Saturday, May 12, 2007


By William Fisher

This week, a Florida jury is set to hear opening arguments in a trial that has come to be known as “Padilla Lite” – because it lacks the most serious charges made the government when it spectacularly announced the arrest of Jose Padilla for conspiring with al Qaeda operatives to plant radiological ''dirty bombs'' and to blow up apartment buildings in major US cities.

In June 2002, then Attorney General John Ashcroft interrupted a visit to Moscow to hold a widely publicized press conference to announce the arrest at Chicago’s O’Hare Airport of the US citizen, who was soon designated by President George W. Bush as an enemy combatant.

The Brooklyn-born Puerto Rican, who lived in the Ft. Lauderdale area, had converted to Islam a few years earlier. He was arrested by the FBI in May 2002 after returning from Pakistan. Padilla, then 31, spent the next three years locked up in military custody in a South Carolina naval brig without charges or access to lawyers. In late 2005, he was abruptly transferred to a civilian jail on the eve of a Supreme Court habeas corpus hearing that would have compelled the government to present evidence to justify his continued detention.

A former juvenile offender, Padilla converted to Islam as part of an effort to straighten out his life, say family members and friends. His mosque in Fort Lauderdale sponsored his travel, he is said to have told friends, relatives and FBI agents who interviewed him in 2002.

Following his transfer from the navy brig, Padilla, along with two co-defendants, computer programmer Adham Amin Hassoun and Detroit school administrator Kifah Wael Jayyousi, were indicted for conspiring to ''murder, kidnap and maim'' people overseas and to provide ''material support'' for terrorist activity.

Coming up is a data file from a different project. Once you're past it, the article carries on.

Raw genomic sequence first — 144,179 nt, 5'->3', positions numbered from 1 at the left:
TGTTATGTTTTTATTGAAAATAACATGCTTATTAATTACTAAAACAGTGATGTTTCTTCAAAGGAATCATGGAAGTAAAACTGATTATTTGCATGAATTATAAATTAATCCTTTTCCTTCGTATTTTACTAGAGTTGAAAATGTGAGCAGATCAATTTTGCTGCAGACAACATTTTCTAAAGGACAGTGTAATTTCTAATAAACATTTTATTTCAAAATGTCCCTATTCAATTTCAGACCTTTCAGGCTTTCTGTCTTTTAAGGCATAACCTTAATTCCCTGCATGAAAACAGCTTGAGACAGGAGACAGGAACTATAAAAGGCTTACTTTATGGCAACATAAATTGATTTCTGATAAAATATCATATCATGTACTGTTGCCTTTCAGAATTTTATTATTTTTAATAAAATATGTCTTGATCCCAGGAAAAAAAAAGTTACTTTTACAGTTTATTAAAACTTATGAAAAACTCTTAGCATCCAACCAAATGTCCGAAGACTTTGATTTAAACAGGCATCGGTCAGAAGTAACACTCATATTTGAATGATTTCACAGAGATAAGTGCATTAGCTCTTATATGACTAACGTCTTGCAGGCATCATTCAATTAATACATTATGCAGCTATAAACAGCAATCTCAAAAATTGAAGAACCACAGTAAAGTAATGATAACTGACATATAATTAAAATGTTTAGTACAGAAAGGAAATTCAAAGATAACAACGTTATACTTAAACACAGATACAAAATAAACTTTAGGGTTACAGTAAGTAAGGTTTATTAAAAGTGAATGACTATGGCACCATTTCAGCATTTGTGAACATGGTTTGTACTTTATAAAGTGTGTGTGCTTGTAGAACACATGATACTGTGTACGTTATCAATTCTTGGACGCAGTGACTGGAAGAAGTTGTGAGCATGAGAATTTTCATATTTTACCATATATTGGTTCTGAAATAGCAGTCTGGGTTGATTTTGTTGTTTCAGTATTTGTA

Gone were the “dirty bomb” allegations against Padilla, potentially incriminating testimony from al Qaeda members detained at the US naval base at Guantánamo Bay, Cuba, and Padilla's originally alleged meeting with a top
al Qaeda commander. The jury will also not be hearing anything Padilla may have told his captors during his three-year incarceration nor of his treatment during that period. Federal rules of evidence exclude material obtained before a suspect is formally charged; Padilla was not charged until he became part of the civilian justice system.

Testimony of this kind is not part of the indictment against Padilla because its admission would have opened the door for defense attorneys to challenge the credibility of prosecution witnesses, possible torture tactics, and disclosure of national security secrets.

The evidence the government will present to a dozen Miami-Dade County jurors will be in support of allegations the defendants were part of a US-based mission to carry out ''violent jihad'' overseas, including the ''Mujahideen Data Form'' Padilla is alleged to have submitted in preparation for training with al Qaeda in Afghanistan.

The government’s case is based largely on hundreds of wiretapped phone conversations between Padilla and his co-defendants. Seven of these taped phone calls contain recordings of Padilla’s voice.

Each of the defendants faces life in prison if convicted. To obtain a guilty verdict, prosecutors will have to convince the jury that each defendant participated in at least one act to further the conspiracy of providing material support for Islamic extremists overseas. Padilla's alleged recruitment by his co-defendants, and his alleged al Qaeda application, might be sufficient to obtain a conviction. The three defendants have pleaded not guilty.

However, the initial “dirty bomb” charge has not vanished completely. It was lodged against one of Padilla’s alleged accomplices, an Ethiopian-born Guantanamo detainee, who is not part of the Miami trial and who has not yet been scheduled for trial by a military tribunal at GITMO.

And the original “dirty bomb” allegation against Padilla is a key reason jury selection took more than a month and became so contentious. Many prospective jurors said they had heard of Padilla and some connection with the purported al-Qaida plot to detonate a radioactive "dirty bomb." Others had strong opinions about Islamic fundamentalism and terrorism that they said would make it difficult or impossible for them to be fair.